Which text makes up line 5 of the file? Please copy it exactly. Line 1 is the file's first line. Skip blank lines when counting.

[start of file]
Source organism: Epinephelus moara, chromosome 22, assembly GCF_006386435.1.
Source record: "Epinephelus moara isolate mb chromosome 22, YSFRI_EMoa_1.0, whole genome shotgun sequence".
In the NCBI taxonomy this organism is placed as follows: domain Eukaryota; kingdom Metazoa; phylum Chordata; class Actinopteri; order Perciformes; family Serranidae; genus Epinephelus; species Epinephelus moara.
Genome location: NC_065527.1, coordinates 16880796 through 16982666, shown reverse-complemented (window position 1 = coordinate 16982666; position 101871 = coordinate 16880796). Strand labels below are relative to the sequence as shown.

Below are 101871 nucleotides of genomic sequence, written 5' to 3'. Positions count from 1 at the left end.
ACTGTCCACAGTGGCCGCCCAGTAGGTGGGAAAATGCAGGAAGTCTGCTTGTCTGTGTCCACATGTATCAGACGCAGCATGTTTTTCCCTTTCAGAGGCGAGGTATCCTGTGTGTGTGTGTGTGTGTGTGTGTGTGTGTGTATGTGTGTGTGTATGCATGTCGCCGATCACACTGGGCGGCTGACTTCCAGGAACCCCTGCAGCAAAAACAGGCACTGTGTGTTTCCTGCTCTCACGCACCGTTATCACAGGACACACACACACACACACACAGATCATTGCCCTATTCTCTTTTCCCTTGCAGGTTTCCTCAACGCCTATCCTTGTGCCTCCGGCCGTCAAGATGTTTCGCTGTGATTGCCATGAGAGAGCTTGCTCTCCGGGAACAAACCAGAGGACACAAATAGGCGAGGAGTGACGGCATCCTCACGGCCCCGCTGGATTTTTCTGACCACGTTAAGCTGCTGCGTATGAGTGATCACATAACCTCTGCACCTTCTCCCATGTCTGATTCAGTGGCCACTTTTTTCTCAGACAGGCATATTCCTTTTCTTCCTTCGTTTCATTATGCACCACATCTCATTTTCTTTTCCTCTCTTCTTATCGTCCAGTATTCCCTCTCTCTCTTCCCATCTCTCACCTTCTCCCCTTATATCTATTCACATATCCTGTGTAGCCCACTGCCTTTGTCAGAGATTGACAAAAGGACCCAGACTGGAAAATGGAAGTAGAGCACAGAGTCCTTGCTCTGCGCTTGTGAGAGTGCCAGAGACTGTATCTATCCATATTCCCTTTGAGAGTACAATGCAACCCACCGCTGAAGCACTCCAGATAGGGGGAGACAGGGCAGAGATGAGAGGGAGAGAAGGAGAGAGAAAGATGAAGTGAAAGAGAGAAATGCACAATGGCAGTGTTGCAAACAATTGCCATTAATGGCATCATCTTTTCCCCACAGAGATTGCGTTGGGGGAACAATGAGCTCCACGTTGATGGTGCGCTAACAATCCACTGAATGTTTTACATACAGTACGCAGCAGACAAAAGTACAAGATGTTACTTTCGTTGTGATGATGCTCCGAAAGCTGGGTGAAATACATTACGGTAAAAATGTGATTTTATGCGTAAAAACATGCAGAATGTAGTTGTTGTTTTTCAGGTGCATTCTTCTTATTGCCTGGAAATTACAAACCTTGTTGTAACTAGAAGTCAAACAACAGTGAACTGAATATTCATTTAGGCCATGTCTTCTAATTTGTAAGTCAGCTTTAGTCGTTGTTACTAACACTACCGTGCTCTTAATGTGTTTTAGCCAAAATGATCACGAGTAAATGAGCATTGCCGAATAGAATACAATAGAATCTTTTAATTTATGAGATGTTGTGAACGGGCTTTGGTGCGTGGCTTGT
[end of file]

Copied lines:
Below are 101871 nucleotides of genomic sequence, written 5' to 3'. Positions count from 1 at the left end.